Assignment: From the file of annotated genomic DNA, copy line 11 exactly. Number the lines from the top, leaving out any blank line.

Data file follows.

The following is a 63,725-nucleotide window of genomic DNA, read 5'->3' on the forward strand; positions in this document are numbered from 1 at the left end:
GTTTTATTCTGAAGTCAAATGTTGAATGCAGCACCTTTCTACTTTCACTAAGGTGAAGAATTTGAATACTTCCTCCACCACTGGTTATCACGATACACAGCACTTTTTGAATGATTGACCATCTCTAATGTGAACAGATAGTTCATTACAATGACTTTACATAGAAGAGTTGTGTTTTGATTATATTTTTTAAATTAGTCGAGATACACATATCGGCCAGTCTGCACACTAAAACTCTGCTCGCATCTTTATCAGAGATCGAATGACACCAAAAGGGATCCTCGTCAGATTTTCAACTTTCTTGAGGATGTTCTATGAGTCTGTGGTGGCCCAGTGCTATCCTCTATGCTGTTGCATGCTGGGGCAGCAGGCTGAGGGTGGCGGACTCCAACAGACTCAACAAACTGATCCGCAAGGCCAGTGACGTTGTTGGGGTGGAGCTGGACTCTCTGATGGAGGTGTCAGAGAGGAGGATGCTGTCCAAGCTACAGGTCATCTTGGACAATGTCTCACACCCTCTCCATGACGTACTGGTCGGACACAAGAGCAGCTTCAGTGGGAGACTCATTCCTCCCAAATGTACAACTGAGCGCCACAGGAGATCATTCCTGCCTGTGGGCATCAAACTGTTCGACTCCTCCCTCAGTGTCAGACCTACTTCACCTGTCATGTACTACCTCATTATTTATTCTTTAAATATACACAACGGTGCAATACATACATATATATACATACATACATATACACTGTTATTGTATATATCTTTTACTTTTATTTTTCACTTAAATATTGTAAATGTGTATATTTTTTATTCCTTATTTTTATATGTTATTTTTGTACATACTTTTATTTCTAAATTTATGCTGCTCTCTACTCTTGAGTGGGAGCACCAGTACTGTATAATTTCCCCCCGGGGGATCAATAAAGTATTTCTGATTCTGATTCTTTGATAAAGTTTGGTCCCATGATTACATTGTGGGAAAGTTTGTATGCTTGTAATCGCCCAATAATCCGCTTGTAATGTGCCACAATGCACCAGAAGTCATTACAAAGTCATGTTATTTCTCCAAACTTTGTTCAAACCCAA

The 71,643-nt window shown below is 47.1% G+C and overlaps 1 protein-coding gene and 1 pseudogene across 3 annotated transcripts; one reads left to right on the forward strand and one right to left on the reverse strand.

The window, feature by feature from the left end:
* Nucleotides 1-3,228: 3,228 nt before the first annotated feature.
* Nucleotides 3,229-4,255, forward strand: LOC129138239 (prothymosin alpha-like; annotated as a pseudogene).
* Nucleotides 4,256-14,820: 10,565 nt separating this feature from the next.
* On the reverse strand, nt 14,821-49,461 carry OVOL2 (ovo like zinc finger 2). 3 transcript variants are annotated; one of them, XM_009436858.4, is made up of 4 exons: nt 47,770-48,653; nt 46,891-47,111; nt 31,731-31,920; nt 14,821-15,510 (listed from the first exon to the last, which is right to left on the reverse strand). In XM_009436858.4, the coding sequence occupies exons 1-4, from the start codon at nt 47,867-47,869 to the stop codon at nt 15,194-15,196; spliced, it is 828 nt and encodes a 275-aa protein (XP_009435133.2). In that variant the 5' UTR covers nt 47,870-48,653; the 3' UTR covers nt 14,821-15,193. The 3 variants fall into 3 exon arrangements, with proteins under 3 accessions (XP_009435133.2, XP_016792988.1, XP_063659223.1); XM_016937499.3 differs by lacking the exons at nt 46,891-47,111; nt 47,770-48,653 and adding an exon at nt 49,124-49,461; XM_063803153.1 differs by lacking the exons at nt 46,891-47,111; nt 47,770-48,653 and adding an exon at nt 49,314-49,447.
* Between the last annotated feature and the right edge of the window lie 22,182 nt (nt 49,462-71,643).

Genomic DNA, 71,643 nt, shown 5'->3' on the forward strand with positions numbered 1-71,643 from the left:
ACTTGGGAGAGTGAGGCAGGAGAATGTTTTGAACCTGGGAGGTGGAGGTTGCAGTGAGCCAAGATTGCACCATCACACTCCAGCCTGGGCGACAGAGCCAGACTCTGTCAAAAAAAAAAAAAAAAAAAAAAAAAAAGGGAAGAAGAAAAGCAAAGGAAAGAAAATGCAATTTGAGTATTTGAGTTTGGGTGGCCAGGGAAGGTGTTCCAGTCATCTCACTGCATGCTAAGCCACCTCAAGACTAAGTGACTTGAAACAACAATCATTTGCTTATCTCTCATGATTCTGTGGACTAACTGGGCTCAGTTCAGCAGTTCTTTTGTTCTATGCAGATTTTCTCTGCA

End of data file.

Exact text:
ACTTGGGAGAGTGAGGCAGGAGAATGTTTTGAACCTGGGAGGTGGAGGTTGCAGTGAGCCAAGATTGCACCATCACACTCCAGCCTGGGCGACAGAGCCAGACTCTGTCAAAAAAAAAAAAAAAAAAAAAAAAAAAGGGAAGAAGAAAAGCAAAGGAAAGAAAATGCAATTTGAGTATTTGAGTTTGGGTGGCCAGGGAAGGTGTTCCAGTCATCTCACTGCATGCTAAGCCACCTCAAGACTAAGTGACTTGAAACAACAATCATTTGCTTATCTCTCATGATTCTGTGGACTAACTGGGCTCAGTTCAGCAGTTCTTTTGTTCTATGCAGATTTTCTCTGCA